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Relationship between 1,25-Dihydroxyvitamin D and Body Composition in Middle-Aged Sedentary Adults: The FIT-AGEING Study

  • de-la-o, alejandro
  • jurado-fasoli, lucas
  • castillo, manuel j.
  • gracia-marco, luis
  • gutierrez, ángel
  • amaro-gahete, francisco j.
Publication Date
Oct 24, 2019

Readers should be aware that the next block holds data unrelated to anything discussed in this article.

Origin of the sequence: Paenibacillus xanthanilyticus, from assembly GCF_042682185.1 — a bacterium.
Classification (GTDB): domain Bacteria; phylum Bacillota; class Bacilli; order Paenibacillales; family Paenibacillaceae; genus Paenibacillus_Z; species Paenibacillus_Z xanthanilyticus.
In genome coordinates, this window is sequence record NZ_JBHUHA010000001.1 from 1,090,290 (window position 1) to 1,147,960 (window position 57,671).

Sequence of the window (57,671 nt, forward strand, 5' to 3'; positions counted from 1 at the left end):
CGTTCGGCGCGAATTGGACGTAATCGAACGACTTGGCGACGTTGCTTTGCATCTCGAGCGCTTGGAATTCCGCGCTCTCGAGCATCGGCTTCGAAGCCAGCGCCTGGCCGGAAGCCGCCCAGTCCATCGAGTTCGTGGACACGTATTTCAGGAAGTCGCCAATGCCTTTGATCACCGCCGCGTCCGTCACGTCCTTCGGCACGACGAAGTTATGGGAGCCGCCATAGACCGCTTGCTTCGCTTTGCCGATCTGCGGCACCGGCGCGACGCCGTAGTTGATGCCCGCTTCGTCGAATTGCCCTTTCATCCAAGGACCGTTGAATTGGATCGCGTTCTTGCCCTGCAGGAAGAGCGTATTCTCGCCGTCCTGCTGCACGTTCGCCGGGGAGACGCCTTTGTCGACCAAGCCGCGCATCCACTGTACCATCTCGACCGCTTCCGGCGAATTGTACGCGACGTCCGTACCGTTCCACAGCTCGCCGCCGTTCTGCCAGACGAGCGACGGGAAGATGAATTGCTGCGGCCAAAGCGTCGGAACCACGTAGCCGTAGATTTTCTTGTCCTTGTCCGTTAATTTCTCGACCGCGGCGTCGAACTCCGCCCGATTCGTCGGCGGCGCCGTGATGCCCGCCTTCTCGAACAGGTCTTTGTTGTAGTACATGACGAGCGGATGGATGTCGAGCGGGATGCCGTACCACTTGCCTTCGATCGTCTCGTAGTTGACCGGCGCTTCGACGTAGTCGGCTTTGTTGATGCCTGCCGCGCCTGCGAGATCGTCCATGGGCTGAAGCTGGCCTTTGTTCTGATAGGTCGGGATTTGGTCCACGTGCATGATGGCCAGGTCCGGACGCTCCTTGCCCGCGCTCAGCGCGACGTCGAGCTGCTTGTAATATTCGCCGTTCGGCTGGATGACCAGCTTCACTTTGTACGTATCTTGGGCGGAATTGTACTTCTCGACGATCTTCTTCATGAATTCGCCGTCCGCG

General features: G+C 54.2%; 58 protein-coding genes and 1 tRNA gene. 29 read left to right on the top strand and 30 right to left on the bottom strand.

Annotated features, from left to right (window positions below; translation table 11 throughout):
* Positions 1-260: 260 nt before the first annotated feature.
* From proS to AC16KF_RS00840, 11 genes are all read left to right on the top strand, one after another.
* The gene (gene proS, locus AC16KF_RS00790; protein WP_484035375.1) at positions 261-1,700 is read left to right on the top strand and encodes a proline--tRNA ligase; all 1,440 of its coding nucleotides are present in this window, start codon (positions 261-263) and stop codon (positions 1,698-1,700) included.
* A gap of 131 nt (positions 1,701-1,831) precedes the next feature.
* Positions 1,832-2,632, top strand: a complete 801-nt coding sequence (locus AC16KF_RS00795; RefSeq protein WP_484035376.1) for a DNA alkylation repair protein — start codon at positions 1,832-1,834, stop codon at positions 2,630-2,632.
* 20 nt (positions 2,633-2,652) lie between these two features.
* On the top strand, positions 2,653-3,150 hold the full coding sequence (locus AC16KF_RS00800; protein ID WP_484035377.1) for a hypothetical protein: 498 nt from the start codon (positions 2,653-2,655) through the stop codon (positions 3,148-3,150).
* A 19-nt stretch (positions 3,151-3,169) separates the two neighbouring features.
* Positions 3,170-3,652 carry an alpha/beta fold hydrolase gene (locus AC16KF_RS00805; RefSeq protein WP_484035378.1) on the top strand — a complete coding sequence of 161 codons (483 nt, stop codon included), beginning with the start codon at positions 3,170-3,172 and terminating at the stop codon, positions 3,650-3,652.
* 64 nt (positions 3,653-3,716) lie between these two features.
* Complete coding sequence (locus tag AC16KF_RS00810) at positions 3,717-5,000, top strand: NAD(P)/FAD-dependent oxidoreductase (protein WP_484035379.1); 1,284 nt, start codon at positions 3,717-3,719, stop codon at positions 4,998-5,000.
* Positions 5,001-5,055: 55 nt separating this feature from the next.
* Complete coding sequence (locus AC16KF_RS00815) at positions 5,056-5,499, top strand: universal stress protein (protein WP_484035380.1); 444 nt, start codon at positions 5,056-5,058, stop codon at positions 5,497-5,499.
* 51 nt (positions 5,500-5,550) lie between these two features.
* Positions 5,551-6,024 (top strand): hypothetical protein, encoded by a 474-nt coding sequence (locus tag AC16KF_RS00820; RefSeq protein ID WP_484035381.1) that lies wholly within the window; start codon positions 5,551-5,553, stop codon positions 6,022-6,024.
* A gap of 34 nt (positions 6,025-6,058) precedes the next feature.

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Vitamin D deficiency is a worldwide health problem that, in addition to its well-known negative effects on musculoskeletal health, has been related to a wide range of acute and chronic age-related diseases. However, little is known about the association of body composition with the active, hormonal form of vitamin D, 1,25-dihydroxyvitamin D plasma levels (1,25(OH)2D). Therefore, the aim of this study was to investigate the association of 1,25(OH)2D with body composition including lean and fat body mass as well as bone mineral density (BMD) in middle-aged sedentary adults. A total of 73 (39 women) middle-aged sedentary adults (53.7 &plusmn / 5.1 years old) participated in the current study. We measured weight and height, and we used dual energy X-ray absorptiometry to measure lean body mass, fat body mass and BMD. Body mass index (BMI), lean mass index (LMI), and fat mass index (FMI) were calculated. 1,25(OH)2D was measured using a DiaSorin Liaison&reg / immunochemiluminometric analyzer. The results showed a negative association of 1,25(OH)2D with BMI, LMI and BMD (&beta / = &minus / 0.274, R2 = 0.075, p = 0.019 / &beta / = &minus / 0.268, R2 = 0.072, p = 0.022 / and &beta / = &minus / 0.325, R2 = 0.105, p = 0.005, respectively), which persisted after controlling for age and sex. No significant differences in 1,25(OH)2D across body weight status were observed after controlling for the same covariates. In summary, our results suggest that 1,25(OH)2D could be negatively associated with BMI, LMI and BMD whereas no association was found with FMI in middle-aged sedentary adults.

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